Montero outsources control of cohesion funds due to lack of staff

The Ministry of Finance, led by María Jesús Montero, is trying to overcome one of the risks that many economists have already warned about when Europe announced the unprecedented transfer of a new fund endowed with 140,000 million euros to our country. That threat was none other than the complexity involved in mobilizing the massive amount of money. Thus, the Ministry -which has among its powers to manage all the funds from the EU- has decided to award a series of private companies the financial control of the cohesion funds, ranging from aid to the Spanish Federation of Municipalities and Provinces (EMFF) to the European Regional Development Fund (ERDF), through the European Social Fund (ESF), among others.

The Treasury affirms that “the General Intervention of the State Administration does not have sufficient personal means of its own to carry out the financial controls on projects co-financed by the European Union within the temporary scope of the 2014-2020 framework, as well as the new 2021-2027 framework”. For this, the Ministry has published an economic report by which it creates a framework agreement “to select private auditors to collaborate“.

In total, the Ministry will subcontract the service for 2,321,352.20 euros for the next four years. Thus, among the awards, the one destined for the control of the ERDF stands out, where the two North American Crowe Y Grant Thornton they have taken control. In another batch, dedicated to aid to the Spanish Federation of Municipalities and Provinces (FEMP) and the European Maritime, Fisheries and Aquaculture Fund (FEMPA), the companies that have received the power of financial control have been, among others, Deloitte. On the other hand, in the lot destined for the control of the Asylum, Migration and Integration Fund (FAMI), PwC and, again, to Grant Thornton, have received the award.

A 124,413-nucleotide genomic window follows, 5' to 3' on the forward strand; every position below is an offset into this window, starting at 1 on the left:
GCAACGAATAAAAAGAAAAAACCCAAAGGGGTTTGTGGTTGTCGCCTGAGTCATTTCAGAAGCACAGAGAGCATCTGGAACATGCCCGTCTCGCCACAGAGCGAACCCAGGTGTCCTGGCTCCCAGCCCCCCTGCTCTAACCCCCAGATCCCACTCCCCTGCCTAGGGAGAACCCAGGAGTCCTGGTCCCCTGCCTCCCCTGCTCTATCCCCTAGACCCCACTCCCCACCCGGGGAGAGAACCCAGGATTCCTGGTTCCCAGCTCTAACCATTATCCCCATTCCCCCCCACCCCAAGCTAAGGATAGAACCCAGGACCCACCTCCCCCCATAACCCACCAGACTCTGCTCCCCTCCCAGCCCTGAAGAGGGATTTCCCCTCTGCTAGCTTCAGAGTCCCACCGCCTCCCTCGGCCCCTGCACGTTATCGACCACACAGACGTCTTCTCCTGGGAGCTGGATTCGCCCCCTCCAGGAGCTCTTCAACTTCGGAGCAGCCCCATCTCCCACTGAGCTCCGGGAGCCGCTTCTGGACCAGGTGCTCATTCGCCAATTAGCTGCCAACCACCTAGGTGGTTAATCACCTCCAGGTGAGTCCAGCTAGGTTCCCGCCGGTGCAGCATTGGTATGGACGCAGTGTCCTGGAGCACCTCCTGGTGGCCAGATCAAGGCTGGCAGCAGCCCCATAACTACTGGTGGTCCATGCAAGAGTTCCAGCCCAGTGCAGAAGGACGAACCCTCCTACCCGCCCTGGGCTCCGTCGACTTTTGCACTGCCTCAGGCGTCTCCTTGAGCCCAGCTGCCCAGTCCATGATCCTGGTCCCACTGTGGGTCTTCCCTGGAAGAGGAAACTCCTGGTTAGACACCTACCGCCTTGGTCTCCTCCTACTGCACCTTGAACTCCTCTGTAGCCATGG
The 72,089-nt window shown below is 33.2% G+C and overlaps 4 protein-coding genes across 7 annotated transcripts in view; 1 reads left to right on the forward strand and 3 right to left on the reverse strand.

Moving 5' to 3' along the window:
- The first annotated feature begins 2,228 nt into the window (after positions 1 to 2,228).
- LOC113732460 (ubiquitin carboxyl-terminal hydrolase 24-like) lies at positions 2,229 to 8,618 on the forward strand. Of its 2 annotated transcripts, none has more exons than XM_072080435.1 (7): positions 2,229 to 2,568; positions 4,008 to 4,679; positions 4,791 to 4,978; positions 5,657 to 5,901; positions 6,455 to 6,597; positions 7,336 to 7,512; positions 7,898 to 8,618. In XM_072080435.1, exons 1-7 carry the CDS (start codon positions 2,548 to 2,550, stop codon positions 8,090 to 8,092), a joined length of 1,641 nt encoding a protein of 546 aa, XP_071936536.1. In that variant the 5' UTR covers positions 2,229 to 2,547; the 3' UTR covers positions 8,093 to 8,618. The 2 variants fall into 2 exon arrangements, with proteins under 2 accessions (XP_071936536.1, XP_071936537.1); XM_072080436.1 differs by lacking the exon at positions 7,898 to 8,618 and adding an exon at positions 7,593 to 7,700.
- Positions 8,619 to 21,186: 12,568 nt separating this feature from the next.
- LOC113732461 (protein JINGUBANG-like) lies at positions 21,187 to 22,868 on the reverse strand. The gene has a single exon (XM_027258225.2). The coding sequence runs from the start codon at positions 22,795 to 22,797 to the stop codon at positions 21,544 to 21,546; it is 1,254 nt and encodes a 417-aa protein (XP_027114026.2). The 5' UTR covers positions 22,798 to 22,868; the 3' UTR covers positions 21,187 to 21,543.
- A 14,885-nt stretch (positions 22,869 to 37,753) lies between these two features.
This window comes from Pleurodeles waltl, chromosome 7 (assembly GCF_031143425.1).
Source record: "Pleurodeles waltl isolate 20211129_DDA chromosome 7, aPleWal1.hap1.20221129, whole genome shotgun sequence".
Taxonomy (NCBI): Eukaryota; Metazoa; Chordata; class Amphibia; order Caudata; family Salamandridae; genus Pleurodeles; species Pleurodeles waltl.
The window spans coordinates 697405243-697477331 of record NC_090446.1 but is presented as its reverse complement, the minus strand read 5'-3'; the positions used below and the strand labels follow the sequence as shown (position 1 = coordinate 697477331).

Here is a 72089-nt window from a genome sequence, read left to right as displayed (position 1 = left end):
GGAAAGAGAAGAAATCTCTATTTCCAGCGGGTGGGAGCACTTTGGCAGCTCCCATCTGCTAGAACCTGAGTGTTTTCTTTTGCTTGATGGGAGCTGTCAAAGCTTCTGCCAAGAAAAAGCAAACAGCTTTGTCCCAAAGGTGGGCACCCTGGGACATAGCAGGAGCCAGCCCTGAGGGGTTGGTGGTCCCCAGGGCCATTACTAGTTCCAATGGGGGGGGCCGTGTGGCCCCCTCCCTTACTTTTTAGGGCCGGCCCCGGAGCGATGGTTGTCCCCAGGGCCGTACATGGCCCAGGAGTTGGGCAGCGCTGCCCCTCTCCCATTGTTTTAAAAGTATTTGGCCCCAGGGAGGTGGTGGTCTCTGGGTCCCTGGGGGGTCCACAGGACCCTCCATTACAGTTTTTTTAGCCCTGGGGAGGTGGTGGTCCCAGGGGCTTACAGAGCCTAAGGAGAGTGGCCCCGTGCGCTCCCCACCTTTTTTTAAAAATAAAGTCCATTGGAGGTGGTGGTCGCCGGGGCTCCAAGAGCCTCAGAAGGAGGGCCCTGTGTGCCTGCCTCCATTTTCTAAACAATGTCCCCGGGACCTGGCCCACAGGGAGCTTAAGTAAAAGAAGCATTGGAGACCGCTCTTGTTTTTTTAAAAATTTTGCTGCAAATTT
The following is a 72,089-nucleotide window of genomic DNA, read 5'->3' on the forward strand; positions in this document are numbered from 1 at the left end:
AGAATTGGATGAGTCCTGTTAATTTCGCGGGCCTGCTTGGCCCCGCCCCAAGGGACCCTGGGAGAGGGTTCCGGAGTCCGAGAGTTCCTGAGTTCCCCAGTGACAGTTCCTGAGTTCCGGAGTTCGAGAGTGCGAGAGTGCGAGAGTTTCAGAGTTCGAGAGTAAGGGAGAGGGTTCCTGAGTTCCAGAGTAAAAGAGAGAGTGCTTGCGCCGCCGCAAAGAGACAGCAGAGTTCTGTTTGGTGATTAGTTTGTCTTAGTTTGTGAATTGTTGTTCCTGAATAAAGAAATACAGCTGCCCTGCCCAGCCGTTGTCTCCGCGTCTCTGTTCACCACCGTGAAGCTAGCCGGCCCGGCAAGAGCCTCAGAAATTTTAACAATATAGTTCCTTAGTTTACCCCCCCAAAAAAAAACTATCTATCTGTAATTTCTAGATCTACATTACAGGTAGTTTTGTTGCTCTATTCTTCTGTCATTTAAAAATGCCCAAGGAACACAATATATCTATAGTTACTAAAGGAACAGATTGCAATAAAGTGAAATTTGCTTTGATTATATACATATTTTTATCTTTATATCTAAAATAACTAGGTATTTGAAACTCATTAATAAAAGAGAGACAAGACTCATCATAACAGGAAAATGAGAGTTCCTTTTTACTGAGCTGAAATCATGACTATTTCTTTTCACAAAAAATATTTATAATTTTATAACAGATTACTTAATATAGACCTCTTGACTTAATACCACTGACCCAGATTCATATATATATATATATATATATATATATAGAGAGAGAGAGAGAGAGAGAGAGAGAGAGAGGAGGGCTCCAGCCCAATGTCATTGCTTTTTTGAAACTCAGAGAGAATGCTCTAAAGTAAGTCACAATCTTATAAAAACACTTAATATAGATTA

The decision of such a fast call has been due to the times set by the European Commission. “The existence of such tight deadlines for the Audit Authority to carry out its functions in a timely manner, as well as the obligation to respect the principle of independence of the private auditors who can collaborate in carrying out the audits of operations, with respect to the beneficiaries included in the sample for each year, makes it necessary to have an agile contracting procedure such as the framework agreementwhich also makes it possible to turn to other companies in the event of a supervening incompatibility when determining the sample for each year”.

At the moment, the ‘Next Generation’ funds have not required this type of tender. Undoubtedly, these are where the Executive is allocating all its effort, with projects to transform the economy (Pertes), aid and subsidies or expressions of interest. At the head of the Monitoring Unit for European funds to carry out the Recovery Plan is Manuel de la Rochawho is one of President Sánchez’s most trusted men.

Vacancies in the General Secretariat of European Funds

The General Secretariat for European Funds – which reports to the State Secretariat for Budgets and Expenditures – is the body in charge of channeling the 140,000 million euros that the European Union has allocated to Spain in the Next Generation funds. Within this secretariat there are two directorates, the General Directorate of European Funds -responsible for managing the structural funds, which are transferred every six years, and which are earmarked for items related to fishing, regional and rural development or social projects- and the general management of the Plan and of the Recovery and Resilience Mechanismwhich is in charge of directing the billions approved by the EU in the wake of the Covid pandemic.

As observed in the Portal of Transparency, in the technical office of the General Secretariat of European Funds there are up to 41% of the posts unfilled (12 vacancies out of 29). On the other hand, in the General Secretariat of Inspection and Control of the funds there are 24% of the positions unfilled (7 vacancies out of 29). This reality of lack of personnel suffered by the General Secretariat of European Funds, which – as has been mentioned – is now also in charge of monitoring the ‘Next Generation’ funds, has pushed Montero to opt for private companies that facilitate financial control.